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It looks like I'm gonna have to give Fakro a call, because all of the wooden ladders on their website work for a max ceiling height of 10'1".

I've already contacted the builder for a few other fixes on the house, and he has done the bare minimum (or less) in most cases. I don't think I'm going to call him on this one because I know that I won't be satisfied with his solution. When I'm 10 feet above a concrete floor, I want to make sure that I'm on a good, well-installed ladder, so I want to have full control over how this issue is addressed... It's disappointing that a builder would let this happen, but I'm just glad I noticed it before an accident occurred.
 
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Old 11-10-14, 05:03 AM
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depends on the shear strength of the screws but i'd guess drywall screws aren't the best solution,,, i used carriage bolts & 3" wood screws for our new ladder - articulated aluminum - which replaced the old rickety wooden pull-down,,, garage ceiling height's 10'
 
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Old 11-10-14, 06:37 AM
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I'll lay odds there is some sort of add-on legs required for the higher ceiling. Several Australian sites had something similar.
 
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Old 11-10-14, 10:29 AM
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I can't help but think that a bigger concern for the OP might be all of the other short-cuts the so-called "builder" took on the rest of the house. Anyone trying to save a few dollars on a few visible fasteners is also likely to cheat on larger-ticket (but hidden) items., such as framing members, concrete strength, and plumbing and electrical components.

To me, it's truly a shame that in some parts of the country, anyone with a dog and a pick-up truck can call himself a builder. The master-builder designation is reserved for those also owning a shovel and a hammer.
 
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Old 11-10-14, 06:08 PM
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Yes, unfortunately the "builder" cut other corners as well. Which seems odd to me, because he did so many extra cosmetic things like use solid wooden doors for all the interior doors, tray ceiling in the master bedroom, etc. But I guess he builds what sells, not what lasts.

I called around before buying the house and every tradesman I talked to spoke very highly of the builder. I also hired several different inspectors to look at the house before purchase (a general inspector, plumber, roofer, electrician, and HVAC contractor). All the inspectors found things, mostly small stuff, nickel-and-dime shortcuts, and inattention to detail in hidden areas. Anyway, it's a spec house in a small town, so I guess that's how it goes. By comparison to the other options around here it is fantastic, so I'm not really complaining in general. The only thing that has me upset is this attic ladder situation, since it is so hazardous. This is my second house, the first being a 1950s fixer upper, so I'm used to everything not being perfect (even though basic things like attic ladders should be pretty darned close to perfect in a new house…)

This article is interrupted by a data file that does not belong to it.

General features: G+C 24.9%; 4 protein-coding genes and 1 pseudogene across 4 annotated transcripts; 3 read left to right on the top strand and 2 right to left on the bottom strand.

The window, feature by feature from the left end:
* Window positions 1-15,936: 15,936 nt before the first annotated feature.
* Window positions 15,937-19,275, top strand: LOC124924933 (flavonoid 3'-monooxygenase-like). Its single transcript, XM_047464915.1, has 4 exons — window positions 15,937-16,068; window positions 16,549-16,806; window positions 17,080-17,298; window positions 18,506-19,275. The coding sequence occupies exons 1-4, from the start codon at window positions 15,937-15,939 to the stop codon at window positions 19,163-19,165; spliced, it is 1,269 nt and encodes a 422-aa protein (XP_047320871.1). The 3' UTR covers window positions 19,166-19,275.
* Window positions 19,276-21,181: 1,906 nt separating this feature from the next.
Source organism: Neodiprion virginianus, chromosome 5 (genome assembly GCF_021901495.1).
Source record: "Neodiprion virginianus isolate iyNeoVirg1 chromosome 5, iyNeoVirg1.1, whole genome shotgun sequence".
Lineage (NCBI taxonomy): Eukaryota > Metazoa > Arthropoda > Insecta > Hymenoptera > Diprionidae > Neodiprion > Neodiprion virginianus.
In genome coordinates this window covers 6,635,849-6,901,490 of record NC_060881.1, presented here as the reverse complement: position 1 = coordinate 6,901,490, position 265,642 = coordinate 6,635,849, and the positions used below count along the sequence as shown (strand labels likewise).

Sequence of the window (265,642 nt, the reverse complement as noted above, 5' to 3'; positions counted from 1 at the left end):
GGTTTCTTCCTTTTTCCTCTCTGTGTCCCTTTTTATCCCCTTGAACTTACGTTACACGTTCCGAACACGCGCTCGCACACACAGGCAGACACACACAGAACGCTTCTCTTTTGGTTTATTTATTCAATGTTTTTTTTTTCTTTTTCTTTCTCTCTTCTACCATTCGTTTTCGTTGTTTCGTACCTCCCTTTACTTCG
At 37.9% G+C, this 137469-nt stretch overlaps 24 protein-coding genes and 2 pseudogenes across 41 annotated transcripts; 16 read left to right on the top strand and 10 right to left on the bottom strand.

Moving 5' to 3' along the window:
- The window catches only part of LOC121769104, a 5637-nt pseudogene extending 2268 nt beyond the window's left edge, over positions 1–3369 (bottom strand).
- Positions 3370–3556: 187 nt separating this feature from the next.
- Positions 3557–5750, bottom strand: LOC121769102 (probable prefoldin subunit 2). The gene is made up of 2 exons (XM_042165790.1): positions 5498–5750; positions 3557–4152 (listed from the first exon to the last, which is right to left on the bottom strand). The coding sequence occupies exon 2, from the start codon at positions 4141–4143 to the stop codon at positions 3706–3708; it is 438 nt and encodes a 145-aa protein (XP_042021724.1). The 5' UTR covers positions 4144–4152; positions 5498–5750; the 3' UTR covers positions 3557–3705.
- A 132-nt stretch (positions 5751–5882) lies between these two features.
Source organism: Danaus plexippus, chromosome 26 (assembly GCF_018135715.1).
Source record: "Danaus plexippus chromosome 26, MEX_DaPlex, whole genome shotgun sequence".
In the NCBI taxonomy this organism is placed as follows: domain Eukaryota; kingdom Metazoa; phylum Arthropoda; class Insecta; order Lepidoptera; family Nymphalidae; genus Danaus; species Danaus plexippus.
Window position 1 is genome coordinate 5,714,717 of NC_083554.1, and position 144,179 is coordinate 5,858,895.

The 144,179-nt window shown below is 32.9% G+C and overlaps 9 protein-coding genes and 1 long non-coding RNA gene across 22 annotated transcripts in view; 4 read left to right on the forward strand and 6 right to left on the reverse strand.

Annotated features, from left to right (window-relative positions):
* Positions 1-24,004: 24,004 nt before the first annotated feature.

I e-mailed Fakro this afternoon to ask if the ladder really works for up to 10'9" ceilings. Both Menards and Lowes carry it, with the same model number, and neither mention extension legs, so I am hoping that I hear good news from Fakro tomorrow. If so, I'll probably order it and install it in sometime in the next few weeks.
 
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Old 11-11-14, 08:50 AM
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I just heard from Fakro customer service. It turns out that the wooden ladder really does work for ceilings up to 10'9". Their metal scissor ladder works if you add steps, but it would cost twice as much (about $600 vs $300 at Menards). Both ladders have the same weight limit of 300 lbs so I'm not sure what the advantage would be for the scissor ladder. Does anyone have experience with that type of ladder?

Anyway, here's what Fakro customer service said:

"Fakro insulated smart attic ladders are sturdy, high-quality units.

Our LWP wooden-folding attic ladder is available in longer lengths (10'9") in the dimension specified (22 1/2" x 54"), item number 66853. This length for this model is not advertised on our website.
The LST (22x54, item 66822) is our metal scissor ladder that is also available in ceiling heights up to 10'10". Purchasing two (LSS-31) extra steps lengthens the unit to a range of 10'2" to 10'10".
Please also view or download our Smart Attic Ladder catalog for more information and specifications.

Thank-you for your interest in Fakro products.

Let us know if you have any other questions."